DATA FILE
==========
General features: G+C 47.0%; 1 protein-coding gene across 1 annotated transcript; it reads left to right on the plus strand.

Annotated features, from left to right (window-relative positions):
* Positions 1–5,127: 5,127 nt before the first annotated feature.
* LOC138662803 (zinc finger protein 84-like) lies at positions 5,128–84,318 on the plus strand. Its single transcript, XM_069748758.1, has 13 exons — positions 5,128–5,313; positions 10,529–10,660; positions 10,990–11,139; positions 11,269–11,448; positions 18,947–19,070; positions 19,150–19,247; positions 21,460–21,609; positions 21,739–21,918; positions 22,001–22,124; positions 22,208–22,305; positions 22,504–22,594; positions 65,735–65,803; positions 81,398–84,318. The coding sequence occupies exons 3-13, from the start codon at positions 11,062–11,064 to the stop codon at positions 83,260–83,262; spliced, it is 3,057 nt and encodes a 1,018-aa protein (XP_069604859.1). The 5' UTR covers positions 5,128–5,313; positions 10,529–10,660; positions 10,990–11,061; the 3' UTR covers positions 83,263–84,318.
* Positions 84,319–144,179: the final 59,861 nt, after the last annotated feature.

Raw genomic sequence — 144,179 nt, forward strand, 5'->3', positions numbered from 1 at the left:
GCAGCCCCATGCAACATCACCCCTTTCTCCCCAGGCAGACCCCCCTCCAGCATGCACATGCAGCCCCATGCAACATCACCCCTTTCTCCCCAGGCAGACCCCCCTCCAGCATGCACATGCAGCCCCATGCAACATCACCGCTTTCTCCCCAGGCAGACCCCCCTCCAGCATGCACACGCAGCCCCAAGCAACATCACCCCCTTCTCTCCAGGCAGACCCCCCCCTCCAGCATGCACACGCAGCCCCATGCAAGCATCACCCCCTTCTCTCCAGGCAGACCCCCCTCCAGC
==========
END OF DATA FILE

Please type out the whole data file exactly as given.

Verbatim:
General features: G+C 47.0%; 1 protein-coding gene across 1 annotated transcript; it reads left to right on the plus strand.

Annotated features, from left to right (window-relative positions):
* Positions 1–5,127: 5,127 nt before the first annotated feature.
* LOC138662803 (zinc finger protein 84-like) lies at positions 5,128–84,318 on the plus strand. Its single transcript, XM_069748758.1, has 13 exons — positions 5,128–5,313; positions 10,529–10,660; positions 10,990–11,139; positions 11,269–11,448; positions 18,947–19,070; positions 19,150–19,247; positions 21,460–21,609; positions 21,739–21,918; positions 22,001–22,124; positions 22,208–22,305; positions 22,504–22,594; positions 65,735–65,803; positions 81,398–84,318. The coding sequence occupies exons 3-13, from the start codon at positions 11,062–11,064 to the stop codon at positions 83,260–83,262; spliced, it is 3,057 nt and encodes a 1,018-aa protein (XP_069604859.1). The 5' UTR covers positions 5,128–5,313; positions 10,529–10,660; positions 10,990–11,061; the 3' UTR covers positions 83,263–84,318.
* Positions 84,319–144,179: the final 59,861 nt, after the last annotated feature.

Raw genomic sequence — 144,179 nt, forward strand, 5'->3', positions numbered from 1 at the left:
GCAGCCCCATGCAACATCACCCCTTTCTCCCCAGGCAGACCCCCCTCCAGCATGCACATGCAGCCCCATGCAACATCACCCCTTTCTCCCCAGGCAGACCCCCCTCCAGCATGCACATGCAGCCCCATGCAACATCACCGCTTTCTCCCCAGGCAGACCCCCCTCCAGCATGCACACGCAGCCCCAAGCAACATCACCCCCTTCTCTCCAGGCAGACCCCCCCCTCCAGCATGCACACGCAGCCCCATGCAAGCATCACCCCCTTCTCTCCAGGCAGACCCCCCTCCAGC